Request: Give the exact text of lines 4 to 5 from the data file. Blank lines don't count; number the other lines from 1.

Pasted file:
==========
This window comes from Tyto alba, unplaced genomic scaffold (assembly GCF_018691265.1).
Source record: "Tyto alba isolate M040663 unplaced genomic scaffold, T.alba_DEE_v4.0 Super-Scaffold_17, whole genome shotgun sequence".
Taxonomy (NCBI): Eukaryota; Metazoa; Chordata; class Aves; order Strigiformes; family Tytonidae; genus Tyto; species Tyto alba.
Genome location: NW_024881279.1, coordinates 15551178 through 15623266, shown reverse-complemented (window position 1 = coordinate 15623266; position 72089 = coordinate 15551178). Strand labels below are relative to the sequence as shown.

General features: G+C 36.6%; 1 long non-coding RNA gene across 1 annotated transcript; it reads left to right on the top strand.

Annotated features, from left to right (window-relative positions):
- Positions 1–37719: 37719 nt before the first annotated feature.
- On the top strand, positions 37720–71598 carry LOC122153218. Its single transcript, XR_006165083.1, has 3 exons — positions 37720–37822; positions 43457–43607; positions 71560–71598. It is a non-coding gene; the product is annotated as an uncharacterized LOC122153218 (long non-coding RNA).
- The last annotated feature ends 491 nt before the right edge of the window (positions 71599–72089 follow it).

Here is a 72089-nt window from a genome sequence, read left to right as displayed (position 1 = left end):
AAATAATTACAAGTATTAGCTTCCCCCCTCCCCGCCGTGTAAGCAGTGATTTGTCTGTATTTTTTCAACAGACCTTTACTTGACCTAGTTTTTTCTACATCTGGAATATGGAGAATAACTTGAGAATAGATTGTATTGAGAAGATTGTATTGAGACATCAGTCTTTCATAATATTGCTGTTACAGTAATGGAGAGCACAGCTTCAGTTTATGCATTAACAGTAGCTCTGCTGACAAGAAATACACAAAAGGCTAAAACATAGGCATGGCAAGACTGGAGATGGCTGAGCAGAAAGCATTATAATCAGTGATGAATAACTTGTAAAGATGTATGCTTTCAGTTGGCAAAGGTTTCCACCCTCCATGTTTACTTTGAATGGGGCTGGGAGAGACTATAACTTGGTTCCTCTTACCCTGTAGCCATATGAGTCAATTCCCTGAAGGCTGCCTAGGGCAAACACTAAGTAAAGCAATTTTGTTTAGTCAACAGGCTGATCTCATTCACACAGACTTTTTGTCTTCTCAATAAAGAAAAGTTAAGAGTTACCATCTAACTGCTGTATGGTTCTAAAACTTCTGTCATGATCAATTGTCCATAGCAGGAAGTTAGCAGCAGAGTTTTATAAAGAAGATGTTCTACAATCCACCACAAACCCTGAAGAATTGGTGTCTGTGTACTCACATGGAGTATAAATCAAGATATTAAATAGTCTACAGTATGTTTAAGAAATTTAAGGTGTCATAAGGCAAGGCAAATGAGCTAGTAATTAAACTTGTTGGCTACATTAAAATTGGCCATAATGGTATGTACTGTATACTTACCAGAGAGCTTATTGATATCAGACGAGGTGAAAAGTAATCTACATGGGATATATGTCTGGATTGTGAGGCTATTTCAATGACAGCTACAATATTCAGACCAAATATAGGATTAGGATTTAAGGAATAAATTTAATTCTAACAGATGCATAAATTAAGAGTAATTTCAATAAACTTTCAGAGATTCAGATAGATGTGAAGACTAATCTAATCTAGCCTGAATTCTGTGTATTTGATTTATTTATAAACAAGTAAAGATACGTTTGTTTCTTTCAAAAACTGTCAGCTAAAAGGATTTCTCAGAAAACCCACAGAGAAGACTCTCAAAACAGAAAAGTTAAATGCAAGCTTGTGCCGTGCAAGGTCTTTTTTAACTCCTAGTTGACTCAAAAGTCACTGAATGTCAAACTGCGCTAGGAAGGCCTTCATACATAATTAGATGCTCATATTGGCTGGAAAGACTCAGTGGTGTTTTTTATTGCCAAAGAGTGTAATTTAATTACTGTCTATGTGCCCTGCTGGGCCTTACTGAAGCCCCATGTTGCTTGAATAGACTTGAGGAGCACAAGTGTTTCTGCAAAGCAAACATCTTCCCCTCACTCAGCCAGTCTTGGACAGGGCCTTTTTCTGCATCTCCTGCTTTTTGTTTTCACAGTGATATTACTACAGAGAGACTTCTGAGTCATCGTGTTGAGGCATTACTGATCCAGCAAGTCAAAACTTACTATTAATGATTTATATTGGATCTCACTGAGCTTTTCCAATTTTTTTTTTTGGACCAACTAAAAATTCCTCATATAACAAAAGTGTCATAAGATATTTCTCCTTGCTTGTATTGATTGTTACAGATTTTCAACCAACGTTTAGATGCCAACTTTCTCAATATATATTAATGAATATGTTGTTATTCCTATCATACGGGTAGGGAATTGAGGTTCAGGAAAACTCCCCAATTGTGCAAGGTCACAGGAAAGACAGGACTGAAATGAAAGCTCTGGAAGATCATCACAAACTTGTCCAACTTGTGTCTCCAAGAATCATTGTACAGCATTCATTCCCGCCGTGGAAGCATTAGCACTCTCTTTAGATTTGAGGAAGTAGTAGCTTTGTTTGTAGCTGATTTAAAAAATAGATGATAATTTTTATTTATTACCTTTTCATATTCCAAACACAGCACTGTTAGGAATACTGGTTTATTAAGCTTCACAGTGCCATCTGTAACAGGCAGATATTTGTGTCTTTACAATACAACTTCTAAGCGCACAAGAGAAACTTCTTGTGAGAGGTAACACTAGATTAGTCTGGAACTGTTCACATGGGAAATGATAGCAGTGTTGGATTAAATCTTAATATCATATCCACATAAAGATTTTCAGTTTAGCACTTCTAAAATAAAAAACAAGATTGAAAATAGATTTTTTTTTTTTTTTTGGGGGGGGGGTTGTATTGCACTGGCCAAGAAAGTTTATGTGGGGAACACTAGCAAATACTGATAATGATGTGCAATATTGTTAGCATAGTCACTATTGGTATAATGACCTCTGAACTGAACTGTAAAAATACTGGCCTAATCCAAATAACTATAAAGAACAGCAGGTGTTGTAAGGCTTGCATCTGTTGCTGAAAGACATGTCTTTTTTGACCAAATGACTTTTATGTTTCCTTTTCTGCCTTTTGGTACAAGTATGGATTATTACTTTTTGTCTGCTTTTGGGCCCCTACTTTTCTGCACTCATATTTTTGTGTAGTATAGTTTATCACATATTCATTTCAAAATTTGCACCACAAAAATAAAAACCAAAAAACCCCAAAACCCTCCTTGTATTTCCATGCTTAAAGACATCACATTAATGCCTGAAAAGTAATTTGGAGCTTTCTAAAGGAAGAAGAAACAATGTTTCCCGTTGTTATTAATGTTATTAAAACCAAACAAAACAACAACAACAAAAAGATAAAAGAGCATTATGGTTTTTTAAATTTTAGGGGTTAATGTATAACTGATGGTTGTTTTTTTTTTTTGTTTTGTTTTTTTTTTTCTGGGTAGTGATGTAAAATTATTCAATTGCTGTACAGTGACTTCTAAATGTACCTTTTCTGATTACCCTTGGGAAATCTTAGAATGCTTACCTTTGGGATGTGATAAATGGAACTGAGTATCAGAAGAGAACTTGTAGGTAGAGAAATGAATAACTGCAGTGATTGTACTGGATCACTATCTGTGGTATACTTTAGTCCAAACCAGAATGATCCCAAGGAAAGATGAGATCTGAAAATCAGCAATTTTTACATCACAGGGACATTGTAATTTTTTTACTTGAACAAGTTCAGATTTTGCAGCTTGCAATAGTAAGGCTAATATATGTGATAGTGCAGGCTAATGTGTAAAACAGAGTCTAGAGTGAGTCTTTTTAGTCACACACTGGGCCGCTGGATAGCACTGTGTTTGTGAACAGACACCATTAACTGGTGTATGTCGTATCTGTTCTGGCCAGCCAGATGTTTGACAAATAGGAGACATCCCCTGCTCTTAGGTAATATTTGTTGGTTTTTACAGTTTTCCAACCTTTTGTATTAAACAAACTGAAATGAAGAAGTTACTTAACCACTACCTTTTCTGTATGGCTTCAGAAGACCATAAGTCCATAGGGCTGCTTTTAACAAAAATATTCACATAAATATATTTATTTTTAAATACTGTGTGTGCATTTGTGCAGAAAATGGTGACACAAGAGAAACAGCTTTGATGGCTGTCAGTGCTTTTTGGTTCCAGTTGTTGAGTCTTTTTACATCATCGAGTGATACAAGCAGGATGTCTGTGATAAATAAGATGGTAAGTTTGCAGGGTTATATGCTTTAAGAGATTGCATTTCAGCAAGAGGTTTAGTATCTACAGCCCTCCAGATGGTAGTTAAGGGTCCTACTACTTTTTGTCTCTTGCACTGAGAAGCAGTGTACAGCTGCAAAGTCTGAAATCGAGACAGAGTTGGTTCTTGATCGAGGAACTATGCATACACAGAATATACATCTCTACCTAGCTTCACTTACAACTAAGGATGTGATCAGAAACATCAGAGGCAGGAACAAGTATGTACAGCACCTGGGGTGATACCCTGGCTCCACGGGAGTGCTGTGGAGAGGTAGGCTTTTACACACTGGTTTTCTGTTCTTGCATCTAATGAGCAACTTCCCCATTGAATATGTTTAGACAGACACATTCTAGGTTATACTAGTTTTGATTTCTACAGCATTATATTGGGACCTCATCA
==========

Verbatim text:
Genome location: NW_024881279.1, coordinates 15551178 through 15623266, shown reverse-complemented (window position 1 = coordinate 15623266; position 72089 = coordinate 15551178). Strand labels below are relative to the sequence as shown.

General features: G+C 36.6%; 1 long non-coding RNA gene across 1 annotated transcript; it reads left to right on the top strand.